I’m telling myself that it’s nothing, but yesterday and today the babe has been much quieter than normal. Often we have quiet days, and then come evening, it begins it’s rolling and sliding and pushing. I like it when the skin at the top of my belly moves like it’s being pressed from the inside by a windshield wiper. And Saturday we had a raucous day all the way through. Maybe the babe just wore itself out, and Sunday was the time for rest. But last night was subdued and not even dark chocolate today had much of an effect.
My midwife and I are talking and texting, of course, and for now it’s some fetal movement monitoring for me, simply counting it’s shuffles and kicks, to get a sense of it, and then we’ll just see what’s next. Deep deep down I think that all is well, but how quickly the fear becomes an acid thread. It doesn’t nag, it burns. My image for it is the poison saliva from the Alien movies when the creature’s mini-jaw stretches forward from the giant gaping jaw to snap at Sigourney Weaver’s quivering profile and between its teeth we see one thin, clear, viscous line that we know by then has the power to burn through metal, and of course, skin.
Funny, to be reminded of Alien in this moment. It’s one of favorites, but at the top of my not-allowed-to-watch-while pregnant movies. (Also on that list: Rosemary’s Baby and Invasion of the Body Snatchers.) But one could write a whole lot about the mother theme of those movies. Remember the third movie? I personally will argue passionately that the third trumps the second by far; a feat perhaps also only pulled off in the Die Hard series. I’m not going to dissect the mother politics here, though I’m getting a strong urge to break my rule and watch the first movie. Which would perhaps be a mistake.
So yes, there is this acid thread, but there is also the grandma circle of love that I was pulled into this morning in the gym locker room.
The water aerobics class must have finished just before my laps did, and as soon as I left the shower area, I turned a corner into a whole bevy of them calling to each other between lockers and bathroom stalls. Maybe grandmothers everywhere are like this, but I associate them with Brooklyn–women who do not care what others think about them, who talk loud, keep you in conversation as long as they damn well please, and give unsolicited advice.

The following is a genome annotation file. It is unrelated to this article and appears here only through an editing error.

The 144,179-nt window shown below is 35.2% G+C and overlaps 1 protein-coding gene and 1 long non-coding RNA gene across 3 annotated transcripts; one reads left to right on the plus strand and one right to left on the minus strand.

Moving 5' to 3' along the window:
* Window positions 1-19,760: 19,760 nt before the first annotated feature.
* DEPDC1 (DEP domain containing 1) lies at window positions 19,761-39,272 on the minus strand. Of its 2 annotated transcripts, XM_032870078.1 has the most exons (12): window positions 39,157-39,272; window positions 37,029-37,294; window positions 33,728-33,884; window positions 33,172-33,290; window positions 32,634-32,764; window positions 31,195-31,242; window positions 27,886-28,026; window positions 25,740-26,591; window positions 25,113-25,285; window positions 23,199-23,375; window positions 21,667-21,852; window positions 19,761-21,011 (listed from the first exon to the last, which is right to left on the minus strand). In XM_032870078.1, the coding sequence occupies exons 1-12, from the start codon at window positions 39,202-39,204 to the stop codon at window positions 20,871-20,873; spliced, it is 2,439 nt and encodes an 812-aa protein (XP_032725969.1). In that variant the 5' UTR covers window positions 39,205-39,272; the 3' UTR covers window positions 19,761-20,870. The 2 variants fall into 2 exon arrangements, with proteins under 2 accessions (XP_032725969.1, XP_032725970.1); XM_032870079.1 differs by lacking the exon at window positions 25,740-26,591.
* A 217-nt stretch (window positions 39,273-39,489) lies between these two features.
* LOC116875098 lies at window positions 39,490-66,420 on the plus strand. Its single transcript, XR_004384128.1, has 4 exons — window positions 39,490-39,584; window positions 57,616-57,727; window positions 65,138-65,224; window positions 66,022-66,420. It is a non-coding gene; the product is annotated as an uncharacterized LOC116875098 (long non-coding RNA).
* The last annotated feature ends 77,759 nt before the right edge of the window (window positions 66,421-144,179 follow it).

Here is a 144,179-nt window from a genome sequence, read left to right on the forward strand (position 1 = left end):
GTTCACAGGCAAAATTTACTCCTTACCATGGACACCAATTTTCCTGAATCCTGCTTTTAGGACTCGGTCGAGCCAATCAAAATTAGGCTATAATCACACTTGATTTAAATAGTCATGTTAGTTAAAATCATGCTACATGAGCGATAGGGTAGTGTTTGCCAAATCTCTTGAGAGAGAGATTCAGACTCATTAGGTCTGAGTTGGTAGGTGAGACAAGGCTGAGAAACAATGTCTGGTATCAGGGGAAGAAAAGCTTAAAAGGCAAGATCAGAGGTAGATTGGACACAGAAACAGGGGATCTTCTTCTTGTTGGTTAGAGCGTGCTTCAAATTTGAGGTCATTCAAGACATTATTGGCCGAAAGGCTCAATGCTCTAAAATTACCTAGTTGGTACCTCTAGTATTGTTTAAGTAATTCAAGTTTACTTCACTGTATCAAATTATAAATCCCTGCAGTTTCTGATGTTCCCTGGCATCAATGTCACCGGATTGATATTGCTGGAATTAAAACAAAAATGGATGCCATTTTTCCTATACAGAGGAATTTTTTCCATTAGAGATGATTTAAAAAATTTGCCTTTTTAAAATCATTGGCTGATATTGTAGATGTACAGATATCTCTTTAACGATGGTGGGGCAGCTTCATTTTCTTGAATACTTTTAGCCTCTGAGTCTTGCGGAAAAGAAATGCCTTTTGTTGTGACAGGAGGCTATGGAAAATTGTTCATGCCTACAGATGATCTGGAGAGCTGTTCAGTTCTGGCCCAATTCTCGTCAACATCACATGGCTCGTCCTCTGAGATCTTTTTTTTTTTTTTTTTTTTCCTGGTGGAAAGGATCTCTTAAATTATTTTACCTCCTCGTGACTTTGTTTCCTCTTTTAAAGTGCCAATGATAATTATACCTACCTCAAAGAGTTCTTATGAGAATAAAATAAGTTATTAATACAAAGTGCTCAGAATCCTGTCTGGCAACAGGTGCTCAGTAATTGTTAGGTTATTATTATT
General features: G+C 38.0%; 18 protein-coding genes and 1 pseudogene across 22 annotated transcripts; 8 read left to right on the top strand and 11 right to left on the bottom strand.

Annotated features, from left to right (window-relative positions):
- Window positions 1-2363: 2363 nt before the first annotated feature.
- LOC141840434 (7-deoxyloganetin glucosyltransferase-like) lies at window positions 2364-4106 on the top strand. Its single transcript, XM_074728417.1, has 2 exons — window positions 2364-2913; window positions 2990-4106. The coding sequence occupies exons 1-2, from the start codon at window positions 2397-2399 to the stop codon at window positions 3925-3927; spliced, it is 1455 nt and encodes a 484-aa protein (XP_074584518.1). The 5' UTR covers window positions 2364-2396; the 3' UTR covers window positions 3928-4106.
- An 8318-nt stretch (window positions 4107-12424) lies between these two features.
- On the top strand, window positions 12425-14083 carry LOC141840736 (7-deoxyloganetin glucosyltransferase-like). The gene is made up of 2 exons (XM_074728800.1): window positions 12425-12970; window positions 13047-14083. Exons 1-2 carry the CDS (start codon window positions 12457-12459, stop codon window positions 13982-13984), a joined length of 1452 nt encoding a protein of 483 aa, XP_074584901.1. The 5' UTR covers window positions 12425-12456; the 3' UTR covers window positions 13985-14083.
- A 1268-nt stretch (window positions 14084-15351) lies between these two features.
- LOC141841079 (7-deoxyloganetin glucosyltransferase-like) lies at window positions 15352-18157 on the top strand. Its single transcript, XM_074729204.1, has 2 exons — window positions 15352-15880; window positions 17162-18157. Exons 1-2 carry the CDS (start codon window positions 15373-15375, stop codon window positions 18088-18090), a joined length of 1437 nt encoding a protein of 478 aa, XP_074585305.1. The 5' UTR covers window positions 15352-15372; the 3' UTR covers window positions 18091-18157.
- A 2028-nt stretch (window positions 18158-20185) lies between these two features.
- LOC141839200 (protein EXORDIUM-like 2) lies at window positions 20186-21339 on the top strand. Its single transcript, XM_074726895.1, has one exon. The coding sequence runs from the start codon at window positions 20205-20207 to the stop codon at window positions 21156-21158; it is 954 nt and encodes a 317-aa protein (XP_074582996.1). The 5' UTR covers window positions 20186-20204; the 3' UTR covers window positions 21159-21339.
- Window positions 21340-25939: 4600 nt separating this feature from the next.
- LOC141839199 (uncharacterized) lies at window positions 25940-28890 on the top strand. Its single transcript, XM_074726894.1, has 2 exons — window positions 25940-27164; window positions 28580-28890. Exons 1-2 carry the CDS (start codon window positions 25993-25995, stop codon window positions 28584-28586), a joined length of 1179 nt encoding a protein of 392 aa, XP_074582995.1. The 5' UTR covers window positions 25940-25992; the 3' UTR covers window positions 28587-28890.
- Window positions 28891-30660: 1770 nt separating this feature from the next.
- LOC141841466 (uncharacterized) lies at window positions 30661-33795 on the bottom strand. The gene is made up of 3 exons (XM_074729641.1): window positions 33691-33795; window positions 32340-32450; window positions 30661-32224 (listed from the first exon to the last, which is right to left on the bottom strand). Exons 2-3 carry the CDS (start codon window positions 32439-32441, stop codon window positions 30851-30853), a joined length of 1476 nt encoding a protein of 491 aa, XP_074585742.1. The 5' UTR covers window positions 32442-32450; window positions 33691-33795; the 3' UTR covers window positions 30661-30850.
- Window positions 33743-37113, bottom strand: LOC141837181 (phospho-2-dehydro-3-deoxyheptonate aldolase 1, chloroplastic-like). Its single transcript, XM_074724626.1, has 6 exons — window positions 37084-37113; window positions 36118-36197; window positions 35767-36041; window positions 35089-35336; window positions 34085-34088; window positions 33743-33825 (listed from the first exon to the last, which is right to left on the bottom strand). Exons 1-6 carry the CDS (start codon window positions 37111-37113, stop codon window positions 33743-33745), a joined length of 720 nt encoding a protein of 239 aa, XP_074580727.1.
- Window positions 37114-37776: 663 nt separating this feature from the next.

“Bev come here and look at this beautiful belly.”
They were all clothed or in suits and I was standing mostly naked with the tiny, scratchy gym towel around my hips. They did not mind one bit, chattering around me, fluttering me with, “Bless you” and discussing my pregnancy amongst themselves.
“Not her first? But what about that line?”
(This about my linea negra, the darker line drawn by my hormones up to my belly button, where it stops, shifts over half an inch, and then continues up to the north pole of my global stomach.)
“That’s normal. And see how her belly button has popped? Her first. So cute.”
“She’s got some time though.”
“She’s still carrying high.”
“Gorgeous, honey. God bless.”
One stood outside the bathroom door while I peed to explain the yiddish word “naches.” As I squatted, she told me that it means joy, but a joy that one can only be given by your children. She wished me many naches. We said goodbye, but then when I went to my locker, she was in the same area putting on her coat. Resistance would have been futile. No matter that she was fully coated, once I let slip that I was a teacher, she sat down, “My back hurts”, so as to be more comfortable for our chat. I was still naked. I like it when women really talk to each other. Her daughter carried triplets, one of which she revealed eventually, “I didn’t want to say it to you”, died a few weeks before they were due. The one that died was named and buried and the two remaining sisters always hold that they were three originally, visit their tiny sister’s stone. The twin sisters were followed by twin brothers, all of them over 5 feet 10 inches tall. Also, Sean Carter, aka Jay Z, was her student in high school. She didn’t like him at all.
Earlier, when I was getting ready to swim, I saw a woman with a long grey and white braid strip off her suit and bathing cap, and take her wheeled walker to head slow to the showers, stopping to drink water, no towels, her hips and skin a lunar landscape. At this gym, there’s a separate girl’s locker room, and also family locker room, and that’s all fine except that at my old gym I used to get a kick out of the little ones who stared, completely hypnotized, at all the bodies passing by. When that gym was busy, the locker room held a lifetime of female bodies in it–from babe to crone. It was a deeply comforting thing to realize my own body simply had it’s own place in the array of bodies rounded, scarred, and healed. As it was again today.
When the naches woman was ready to leave, she leaned over and gave me a lipsticked kiss to the forehead. As a farewell, she told me, her parents always said, in place of goodbye, “Live and be well. And so, live and be well.”